So, there is your little ray of sunshine from me today!  Please comment and tell me something happy in your life so I can live vicariously through you.  Or comment with a picture of french fries or with a story of how fit and healthy you are so I can be happy for/hate  you…

 

Day 3 of the Whole Life Challenge, or Stevia is NOT Sugar

I want to kill people less today.

I don’t have much else to report. But, I am sick of cooking so much. There is nothing Paleo at McDonalds. Why do I have to cooooooooook everything from scratch?

On another note, I went to CrossFit today and I can’t move my legs. So, standing over a stove has been unfun.

Tomorrow is a new day, right?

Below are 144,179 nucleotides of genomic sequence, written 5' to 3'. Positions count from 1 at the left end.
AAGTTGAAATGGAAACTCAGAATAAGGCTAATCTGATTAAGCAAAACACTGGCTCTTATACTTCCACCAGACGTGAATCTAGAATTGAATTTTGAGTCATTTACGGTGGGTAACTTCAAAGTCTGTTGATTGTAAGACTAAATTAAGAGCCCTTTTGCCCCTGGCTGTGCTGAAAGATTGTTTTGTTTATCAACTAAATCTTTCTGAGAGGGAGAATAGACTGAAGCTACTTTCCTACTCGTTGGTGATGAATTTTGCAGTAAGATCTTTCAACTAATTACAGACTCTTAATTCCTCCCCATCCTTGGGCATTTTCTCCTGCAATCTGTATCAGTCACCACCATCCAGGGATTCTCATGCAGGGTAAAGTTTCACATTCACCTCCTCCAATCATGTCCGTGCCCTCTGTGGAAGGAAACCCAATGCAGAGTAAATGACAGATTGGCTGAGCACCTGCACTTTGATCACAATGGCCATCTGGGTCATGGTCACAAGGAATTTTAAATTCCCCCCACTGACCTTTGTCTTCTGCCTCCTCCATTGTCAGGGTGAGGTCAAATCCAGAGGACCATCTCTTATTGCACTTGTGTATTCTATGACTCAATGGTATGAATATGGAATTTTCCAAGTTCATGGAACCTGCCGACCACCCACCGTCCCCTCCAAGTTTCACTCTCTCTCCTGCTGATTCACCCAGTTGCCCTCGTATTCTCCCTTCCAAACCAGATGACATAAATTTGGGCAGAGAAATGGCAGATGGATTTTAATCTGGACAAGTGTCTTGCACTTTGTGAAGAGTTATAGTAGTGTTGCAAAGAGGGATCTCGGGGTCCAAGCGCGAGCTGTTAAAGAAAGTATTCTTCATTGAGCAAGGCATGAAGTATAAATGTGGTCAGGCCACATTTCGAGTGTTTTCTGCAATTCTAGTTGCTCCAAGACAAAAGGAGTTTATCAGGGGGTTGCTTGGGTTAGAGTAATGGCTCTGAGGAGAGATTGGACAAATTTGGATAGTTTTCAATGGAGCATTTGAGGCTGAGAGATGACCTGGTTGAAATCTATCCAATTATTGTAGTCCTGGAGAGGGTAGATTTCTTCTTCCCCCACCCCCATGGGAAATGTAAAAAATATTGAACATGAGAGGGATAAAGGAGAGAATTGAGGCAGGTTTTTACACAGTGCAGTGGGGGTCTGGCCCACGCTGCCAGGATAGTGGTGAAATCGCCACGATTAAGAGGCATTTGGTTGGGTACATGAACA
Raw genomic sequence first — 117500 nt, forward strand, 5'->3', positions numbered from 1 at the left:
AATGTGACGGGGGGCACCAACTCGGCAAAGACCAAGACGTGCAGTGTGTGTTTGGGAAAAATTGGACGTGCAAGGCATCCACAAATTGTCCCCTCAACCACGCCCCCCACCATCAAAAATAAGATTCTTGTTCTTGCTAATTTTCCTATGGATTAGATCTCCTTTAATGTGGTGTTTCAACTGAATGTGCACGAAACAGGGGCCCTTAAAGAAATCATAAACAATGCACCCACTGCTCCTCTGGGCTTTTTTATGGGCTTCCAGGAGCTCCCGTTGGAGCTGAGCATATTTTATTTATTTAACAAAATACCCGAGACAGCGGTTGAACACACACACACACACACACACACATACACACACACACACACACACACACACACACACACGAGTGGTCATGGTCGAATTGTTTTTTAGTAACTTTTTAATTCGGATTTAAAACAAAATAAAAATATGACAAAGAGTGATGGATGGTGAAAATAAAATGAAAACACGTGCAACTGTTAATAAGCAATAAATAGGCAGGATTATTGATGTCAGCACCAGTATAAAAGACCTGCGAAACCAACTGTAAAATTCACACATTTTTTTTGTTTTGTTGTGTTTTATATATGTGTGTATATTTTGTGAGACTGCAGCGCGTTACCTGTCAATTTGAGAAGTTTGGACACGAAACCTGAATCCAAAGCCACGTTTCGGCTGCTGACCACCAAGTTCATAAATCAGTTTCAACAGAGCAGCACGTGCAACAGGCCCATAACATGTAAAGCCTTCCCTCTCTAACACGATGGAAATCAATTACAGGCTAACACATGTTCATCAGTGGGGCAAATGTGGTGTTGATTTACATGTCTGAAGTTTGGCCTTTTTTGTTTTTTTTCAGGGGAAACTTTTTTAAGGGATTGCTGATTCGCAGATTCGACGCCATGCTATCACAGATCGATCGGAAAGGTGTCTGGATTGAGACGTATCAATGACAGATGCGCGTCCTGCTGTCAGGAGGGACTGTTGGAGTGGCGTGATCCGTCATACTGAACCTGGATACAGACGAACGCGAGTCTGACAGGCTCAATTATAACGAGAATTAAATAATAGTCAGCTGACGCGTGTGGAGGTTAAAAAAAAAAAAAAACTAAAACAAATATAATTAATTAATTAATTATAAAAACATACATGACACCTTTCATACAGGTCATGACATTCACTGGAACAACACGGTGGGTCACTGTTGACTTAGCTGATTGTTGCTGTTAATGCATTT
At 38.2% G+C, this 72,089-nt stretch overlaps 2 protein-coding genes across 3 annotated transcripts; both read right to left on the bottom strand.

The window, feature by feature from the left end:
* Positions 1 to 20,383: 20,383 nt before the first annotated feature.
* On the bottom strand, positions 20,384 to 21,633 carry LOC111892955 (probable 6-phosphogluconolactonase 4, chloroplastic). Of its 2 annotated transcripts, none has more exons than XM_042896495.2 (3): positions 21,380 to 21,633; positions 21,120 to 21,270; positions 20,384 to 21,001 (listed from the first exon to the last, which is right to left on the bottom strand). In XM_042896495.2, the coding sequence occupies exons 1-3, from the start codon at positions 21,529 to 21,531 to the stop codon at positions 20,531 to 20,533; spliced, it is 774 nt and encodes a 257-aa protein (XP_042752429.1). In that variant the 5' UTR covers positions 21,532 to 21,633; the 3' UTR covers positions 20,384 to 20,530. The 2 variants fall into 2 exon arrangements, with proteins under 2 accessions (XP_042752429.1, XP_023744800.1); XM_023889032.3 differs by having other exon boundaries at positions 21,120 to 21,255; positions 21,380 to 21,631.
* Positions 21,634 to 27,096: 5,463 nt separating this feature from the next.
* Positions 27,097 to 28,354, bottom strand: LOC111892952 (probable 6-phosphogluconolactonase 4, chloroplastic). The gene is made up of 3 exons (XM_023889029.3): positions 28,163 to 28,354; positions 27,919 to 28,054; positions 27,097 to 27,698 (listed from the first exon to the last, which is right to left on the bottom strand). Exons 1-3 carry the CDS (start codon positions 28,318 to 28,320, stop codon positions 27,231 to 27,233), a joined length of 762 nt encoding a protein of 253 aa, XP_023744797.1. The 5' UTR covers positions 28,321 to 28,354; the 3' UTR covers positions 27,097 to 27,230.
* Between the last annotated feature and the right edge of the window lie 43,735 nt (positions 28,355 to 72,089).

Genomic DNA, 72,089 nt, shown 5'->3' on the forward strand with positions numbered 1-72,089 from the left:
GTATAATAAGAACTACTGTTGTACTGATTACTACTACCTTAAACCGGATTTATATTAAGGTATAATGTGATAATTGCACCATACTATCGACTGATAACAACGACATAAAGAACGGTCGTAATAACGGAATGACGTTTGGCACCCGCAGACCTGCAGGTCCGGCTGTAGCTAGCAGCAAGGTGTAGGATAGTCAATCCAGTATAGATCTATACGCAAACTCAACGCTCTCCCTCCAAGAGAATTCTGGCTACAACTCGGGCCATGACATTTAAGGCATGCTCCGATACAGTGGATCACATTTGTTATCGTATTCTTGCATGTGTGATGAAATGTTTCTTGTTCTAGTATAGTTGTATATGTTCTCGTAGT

Whole Life Challenge, or This Might Suck

In an effort not to be Forty and Fat, I joined a CrossFit gym about half a year ago. I am not a worker outer, so I was terrified and fairly certain I’d fail at it.

At this particular gym, though, the environment is supportive and the energy is powerful. We cheer for each other. People are genuinely happy when they see each other reach goals. And not once has someone screamed at me a la Jillian Michaels.

So, when the gymsters were all “let’s do a wellness challenge,” my initial reaction was, “fuck you. I love potato chips and beer and naps.”

Then I remembered not wanting to be Forty and Fat. And I’m knocking on 39’s door. So, game on.

Four hours into day one, I had peed five times.  And, the cafe I went to for lunch had not one single thing on it that I was allowed to eat.

It’s dinner time on day 1 now and I hate this mother-bitching challenge.  I want mozzarella sticks.

But I am hanging in there anyway and I will be blogging my whole first week.

Join me here again tomorrow to hear of my suffering.